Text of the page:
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HTPU - or how OFARIN found its way into agriculture

In spring 2023, Naqib, the Afghan director of OFARIN, showed us a picture of himself on his mobile phone. A forest stretched out behind him. If you looked closely, you could see that the trunks of the trees were quite thin.

"That's a forest of eucalyptus trees. Some of our colleagues and I planted it in my home province of Khost." He also showed us a short video of him pushing stones with a tractor across a desolate, barren area. "That was four years ago. Before that, the area had to be leveled."

He had been thinking about what could be grown in Afghanistan for at least seven years. Afghan farmers usually grow wheat or maize. "Have you ever eaten cornbread?" I had. It doesn't taste good and is heavy on the stomach. Naqib often had to eat cornbread as a child. The family dog didn't eat it.

Khost is on the border with Pakistan, not far from the Indus. Monsoon foothills reach as far as Khost. Unlike most of Afghanistan, the province therefore has no water shortage. Precious woods used to grow in Khost - oaks, cedars. A hundred years ago, they were sold to British India as railroad sleepers and then to cities, especially Kabul, as firewood. In the last century, a large German forestry project in Khost and the surrounding area was supposed to ensure reforestation. However, this became more of a defensive struggle to preserve the remaining forests. During the war and civil war, which had been raging since 1978, there was nothing but deforestation. Now the province is deforested.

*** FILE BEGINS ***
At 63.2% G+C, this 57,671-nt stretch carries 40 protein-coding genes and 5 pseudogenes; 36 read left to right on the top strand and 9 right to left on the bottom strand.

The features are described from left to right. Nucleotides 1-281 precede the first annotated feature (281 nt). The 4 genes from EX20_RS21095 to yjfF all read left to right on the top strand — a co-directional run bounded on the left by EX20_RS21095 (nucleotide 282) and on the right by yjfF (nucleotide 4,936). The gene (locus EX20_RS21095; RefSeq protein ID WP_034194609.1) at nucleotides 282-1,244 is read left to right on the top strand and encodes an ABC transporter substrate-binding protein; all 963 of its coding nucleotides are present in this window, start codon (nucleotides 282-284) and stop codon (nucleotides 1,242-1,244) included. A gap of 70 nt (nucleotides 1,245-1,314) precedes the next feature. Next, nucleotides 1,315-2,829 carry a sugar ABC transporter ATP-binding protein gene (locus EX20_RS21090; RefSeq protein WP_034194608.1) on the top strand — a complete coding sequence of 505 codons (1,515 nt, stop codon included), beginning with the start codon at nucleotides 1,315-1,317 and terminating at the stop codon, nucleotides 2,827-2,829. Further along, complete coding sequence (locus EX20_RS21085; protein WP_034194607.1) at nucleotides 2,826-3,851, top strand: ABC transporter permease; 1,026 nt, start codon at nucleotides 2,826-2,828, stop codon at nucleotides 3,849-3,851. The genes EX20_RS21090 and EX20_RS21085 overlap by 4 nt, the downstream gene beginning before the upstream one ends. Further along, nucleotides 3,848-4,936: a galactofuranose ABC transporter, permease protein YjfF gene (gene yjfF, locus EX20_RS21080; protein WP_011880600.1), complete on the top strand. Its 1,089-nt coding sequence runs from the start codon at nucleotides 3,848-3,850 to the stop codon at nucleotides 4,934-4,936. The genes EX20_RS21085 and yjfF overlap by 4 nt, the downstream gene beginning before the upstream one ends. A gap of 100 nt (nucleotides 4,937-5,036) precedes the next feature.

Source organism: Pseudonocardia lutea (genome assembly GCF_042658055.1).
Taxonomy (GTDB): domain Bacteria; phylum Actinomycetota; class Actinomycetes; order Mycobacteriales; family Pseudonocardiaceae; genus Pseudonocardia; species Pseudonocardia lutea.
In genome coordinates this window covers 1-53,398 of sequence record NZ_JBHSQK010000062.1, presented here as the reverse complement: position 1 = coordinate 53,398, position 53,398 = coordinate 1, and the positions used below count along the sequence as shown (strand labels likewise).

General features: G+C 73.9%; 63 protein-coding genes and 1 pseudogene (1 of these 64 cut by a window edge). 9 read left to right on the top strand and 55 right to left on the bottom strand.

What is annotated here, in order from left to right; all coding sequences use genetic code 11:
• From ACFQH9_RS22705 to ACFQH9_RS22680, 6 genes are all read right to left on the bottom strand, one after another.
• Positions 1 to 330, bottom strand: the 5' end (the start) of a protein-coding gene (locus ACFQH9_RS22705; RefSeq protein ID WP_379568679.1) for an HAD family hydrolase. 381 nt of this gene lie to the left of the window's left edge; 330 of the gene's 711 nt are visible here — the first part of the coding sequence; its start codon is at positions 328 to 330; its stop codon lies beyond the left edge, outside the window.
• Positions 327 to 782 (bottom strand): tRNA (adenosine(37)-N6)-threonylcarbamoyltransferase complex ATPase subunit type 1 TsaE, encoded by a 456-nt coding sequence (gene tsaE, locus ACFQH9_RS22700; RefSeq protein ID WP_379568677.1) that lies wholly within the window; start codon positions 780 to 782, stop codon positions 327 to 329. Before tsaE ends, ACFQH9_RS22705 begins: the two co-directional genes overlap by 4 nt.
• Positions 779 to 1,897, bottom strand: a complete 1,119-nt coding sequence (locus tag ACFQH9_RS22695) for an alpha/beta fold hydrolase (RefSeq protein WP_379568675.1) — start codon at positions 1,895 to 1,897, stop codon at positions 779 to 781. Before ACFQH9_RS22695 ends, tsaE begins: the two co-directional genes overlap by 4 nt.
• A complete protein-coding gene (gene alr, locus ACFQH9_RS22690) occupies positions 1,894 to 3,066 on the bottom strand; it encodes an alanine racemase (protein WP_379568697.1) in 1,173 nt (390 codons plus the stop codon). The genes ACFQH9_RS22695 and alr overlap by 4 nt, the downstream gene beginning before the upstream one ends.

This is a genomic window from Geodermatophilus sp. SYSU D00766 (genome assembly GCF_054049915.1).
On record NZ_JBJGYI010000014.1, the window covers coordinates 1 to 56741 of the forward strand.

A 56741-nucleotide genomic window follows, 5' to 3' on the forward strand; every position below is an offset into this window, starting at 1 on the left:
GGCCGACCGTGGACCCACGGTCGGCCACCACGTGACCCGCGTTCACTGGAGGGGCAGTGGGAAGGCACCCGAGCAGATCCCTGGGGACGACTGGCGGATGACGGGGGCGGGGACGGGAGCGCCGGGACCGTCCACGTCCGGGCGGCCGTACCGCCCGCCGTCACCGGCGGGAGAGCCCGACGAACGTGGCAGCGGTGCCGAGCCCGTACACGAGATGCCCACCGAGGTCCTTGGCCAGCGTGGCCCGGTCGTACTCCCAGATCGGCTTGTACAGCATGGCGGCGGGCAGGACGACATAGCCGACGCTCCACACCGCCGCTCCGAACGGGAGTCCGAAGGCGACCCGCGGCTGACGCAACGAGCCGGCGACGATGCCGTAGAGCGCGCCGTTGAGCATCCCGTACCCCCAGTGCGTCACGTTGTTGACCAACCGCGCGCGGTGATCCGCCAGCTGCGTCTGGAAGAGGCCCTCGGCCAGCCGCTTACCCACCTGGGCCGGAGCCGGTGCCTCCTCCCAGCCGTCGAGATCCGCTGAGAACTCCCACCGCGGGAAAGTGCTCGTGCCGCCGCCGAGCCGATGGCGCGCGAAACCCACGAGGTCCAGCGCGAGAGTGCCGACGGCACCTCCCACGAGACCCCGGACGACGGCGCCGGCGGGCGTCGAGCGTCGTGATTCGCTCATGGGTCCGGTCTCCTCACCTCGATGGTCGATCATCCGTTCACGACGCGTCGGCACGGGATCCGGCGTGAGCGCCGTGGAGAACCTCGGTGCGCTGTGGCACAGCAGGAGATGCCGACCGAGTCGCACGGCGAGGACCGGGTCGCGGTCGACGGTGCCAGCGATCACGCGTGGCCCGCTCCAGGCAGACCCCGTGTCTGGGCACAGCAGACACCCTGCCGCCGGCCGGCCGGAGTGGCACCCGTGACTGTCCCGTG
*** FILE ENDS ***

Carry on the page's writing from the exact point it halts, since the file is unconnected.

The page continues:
Firewood, especially for Kabul, is still necessary but difficult to find. Naqib and friends leased a piece of wasteland and planted 13,000 eucalyptus trees there. Eucalyptus grows quickly and is rich in fat - an ideal firewood. It is also suitable for making paper. In the event of a forest fire, the soil is sealed by a layer of fat and can then hardly be used for agricultural purposes.